Appirio and MuleSoft: Powering Digital Transformation for Medical Device Companies

February 27, 2020 Laura Peterson

The healthcare industry is at a crossroads. Patient frustrations with the healthcare experience continue to rise as costs spiral upward without a corresponding improvement in the quality of care, leading to increased dissatisfaction throughout the industry.   

Medical device companies are no different. According to the MuleSoft Overall Market Overview - Life Sciences (2017) report, medical equipment and devices make up 30.7% of the $1.24 trillion life sciences market: a $375 billion bite.  

Increasing Pressure Medical Device Companies

CIOs and med devices companies are increasingly being tasked with cost optimization, but R&D is expensive and when their data is disconnected and inaccessible, it's difficult to see where the operations and links in the supply chain are broken. It's difficult to spot patterns, and given the perfect storm of expectations, it's difficult to know where to start and how to justify the R&D spend. Product development cycles without streamlined approval from regulatory agencies slow everything, including profits.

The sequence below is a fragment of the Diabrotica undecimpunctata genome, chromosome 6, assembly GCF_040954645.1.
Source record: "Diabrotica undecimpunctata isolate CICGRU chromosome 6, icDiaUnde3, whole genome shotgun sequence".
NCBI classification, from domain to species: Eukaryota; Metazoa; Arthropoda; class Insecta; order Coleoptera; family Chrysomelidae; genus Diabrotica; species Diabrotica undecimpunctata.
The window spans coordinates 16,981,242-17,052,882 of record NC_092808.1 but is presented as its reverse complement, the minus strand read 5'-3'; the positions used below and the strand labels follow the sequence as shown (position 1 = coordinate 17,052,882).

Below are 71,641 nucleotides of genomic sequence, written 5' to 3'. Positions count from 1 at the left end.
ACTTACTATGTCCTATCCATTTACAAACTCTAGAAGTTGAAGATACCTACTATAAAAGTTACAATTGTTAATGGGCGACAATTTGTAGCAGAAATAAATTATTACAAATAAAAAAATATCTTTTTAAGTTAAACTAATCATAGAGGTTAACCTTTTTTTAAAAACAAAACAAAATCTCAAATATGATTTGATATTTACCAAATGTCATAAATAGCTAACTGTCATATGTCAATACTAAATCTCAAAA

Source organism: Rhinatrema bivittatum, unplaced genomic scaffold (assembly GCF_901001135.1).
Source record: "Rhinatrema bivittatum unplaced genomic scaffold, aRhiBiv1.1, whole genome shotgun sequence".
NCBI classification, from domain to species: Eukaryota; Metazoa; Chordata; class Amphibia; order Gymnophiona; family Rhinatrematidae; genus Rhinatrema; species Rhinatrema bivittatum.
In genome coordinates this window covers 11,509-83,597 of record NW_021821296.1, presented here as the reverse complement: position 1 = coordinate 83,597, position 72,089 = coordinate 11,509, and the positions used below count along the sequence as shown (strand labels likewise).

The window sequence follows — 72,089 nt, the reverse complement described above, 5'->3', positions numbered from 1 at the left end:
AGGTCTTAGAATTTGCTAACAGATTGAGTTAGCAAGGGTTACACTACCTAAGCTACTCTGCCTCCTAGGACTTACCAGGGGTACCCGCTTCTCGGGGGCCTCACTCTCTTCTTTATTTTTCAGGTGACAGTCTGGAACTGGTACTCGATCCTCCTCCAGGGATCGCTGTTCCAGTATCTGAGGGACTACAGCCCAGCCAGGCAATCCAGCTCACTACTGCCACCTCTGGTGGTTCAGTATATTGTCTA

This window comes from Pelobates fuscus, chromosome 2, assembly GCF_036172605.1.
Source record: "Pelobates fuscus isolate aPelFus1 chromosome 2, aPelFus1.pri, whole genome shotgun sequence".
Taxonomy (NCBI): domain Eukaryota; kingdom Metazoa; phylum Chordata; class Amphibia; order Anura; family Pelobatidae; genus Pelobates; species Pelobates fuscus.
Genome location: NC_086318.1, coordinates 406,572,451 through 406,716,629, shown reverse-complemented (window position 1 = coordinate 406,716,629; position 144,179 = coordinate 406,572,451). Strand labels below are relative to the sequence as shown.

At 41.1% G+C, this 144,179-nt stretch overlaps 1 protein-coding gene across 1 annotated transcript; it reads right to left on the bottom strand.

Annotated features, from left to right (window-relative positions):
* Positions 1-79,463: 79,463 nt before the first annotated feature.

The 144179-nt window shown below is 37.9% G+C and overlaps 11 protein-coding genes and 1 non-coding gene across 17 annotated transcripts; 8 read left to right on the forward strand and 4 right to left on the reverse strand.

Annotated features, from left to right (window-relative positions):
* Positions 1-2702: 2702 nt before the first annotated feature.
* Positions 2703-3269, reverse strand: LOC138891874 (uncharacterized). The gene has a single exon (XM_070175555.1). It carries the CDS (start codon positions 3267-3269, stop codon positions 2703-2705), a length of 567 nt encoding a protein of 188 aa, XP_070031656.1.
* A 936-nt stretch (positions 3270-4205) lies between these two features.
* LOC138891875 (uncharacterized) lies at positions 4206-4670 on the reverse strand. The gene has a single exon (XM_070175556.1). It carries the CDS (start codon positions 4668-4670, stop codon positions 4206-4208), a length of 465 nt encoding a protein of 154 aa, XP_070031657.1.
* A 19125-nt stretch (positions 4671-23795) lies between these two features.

Increasing R&D costs and pressure to reduce time to market by streamlining product development cycles combined with the downward price pressure make things even more difficult. Today, with new entrants such as AI-infused MedTech and IoT, there is even more pressure to innovate, differentiate, and stay competitive. Every medical device company must successfully meet the needs of healthcare’s three “customers”: patients, providers, and payers.   

  • Patients sometimes pay the medical device company directly and want the best, cheapest care.   
  • Providers decide which medical devices to prescribe.  They also want the best, cost-effective care, but also want to make ordering simple and build relationships with medical device companies. They can also sometimes influence insurance coverage.   
  • Payers decide whether a device is covered and under what circumstances.  They also influence provider prescribing patterns and patient choices.  

Each has a different influence over the selection of what medical device brand they will be prescribed, but all are becoming more cost conscious.